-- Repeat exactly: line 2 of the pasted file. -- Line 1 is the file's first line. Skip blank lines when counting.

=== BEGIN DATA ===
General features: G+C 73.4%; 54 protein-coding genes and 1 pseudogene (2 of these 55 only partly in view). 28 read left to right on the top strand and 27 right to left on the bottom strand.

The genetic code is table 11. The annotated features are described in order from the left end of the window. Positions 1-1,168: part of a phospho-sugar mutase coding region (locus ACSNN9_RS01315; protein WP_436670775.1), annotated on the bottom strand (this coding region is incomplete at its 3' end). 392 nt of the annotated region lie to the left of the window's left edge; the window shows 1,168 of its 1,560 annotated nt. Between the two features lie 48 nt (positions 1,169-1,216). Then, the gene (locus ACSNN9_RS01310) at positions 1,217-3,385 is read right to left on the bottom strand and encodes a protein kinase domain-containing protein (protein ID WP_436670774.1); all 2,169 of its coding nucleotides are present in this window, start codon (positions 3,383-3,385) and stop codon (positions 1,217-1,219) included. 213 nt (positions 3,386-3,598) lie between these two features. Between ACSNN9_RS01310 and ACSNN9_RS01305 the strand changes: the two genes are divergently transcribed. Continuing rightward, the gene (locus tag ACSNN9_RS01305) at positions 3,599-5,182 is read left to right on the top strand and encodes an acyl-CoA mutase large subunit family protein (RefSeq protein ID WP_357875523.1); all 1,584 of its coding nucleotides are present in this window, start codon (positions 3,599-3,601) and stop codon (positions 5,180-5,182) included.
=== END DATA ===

The genetic code is table 11. The annotated features are described in order from the left end of the window. Positions 1-1,168: part of a phospho-sugar mutase coding region (locus ACSNN9_RS01315; protein WP_436670775.1), annotated on the bottom strand (this coding region is incomplete at its 3' end). 392 nt of the annotated region lie to the left of the window's left edge; the window shows 1,168 of its 1,560 annotated nt. Between the two features lie 48 nt (positions 1,169-1,216). Then, the gene (locus ACSNN9_RS01310) at positions 1,217-3,385 is read right to left on the bottom strand and encodes a protein kinase domain-containing protein (protein ID WP_436670774.1); all 2,169 of its coding nucleotides are present in this window, start codon (positions 3,383-3,385) and stop codon (positions 1,217-1,219) included. 213 nt (positions 3,386-3,598) lie between these two features. Between ACSNN9_RS01310 and ACSNN9_RS01305 the strand changes: the two genes are divergently transcribed. Continuing rightward, the gene (locus tag ACSNN9_RS01305) at positions 3,599-5,182 is read left to right on the top strand and encodes an acyl-CoA mutase large subunit family protein (RefSeq protein ID WP_357875523.1); all 1,584 of its coding nucleotides are present in this window, start codon (positions 3,599-3,601) and stop codon (positions 5,180-5,182) included.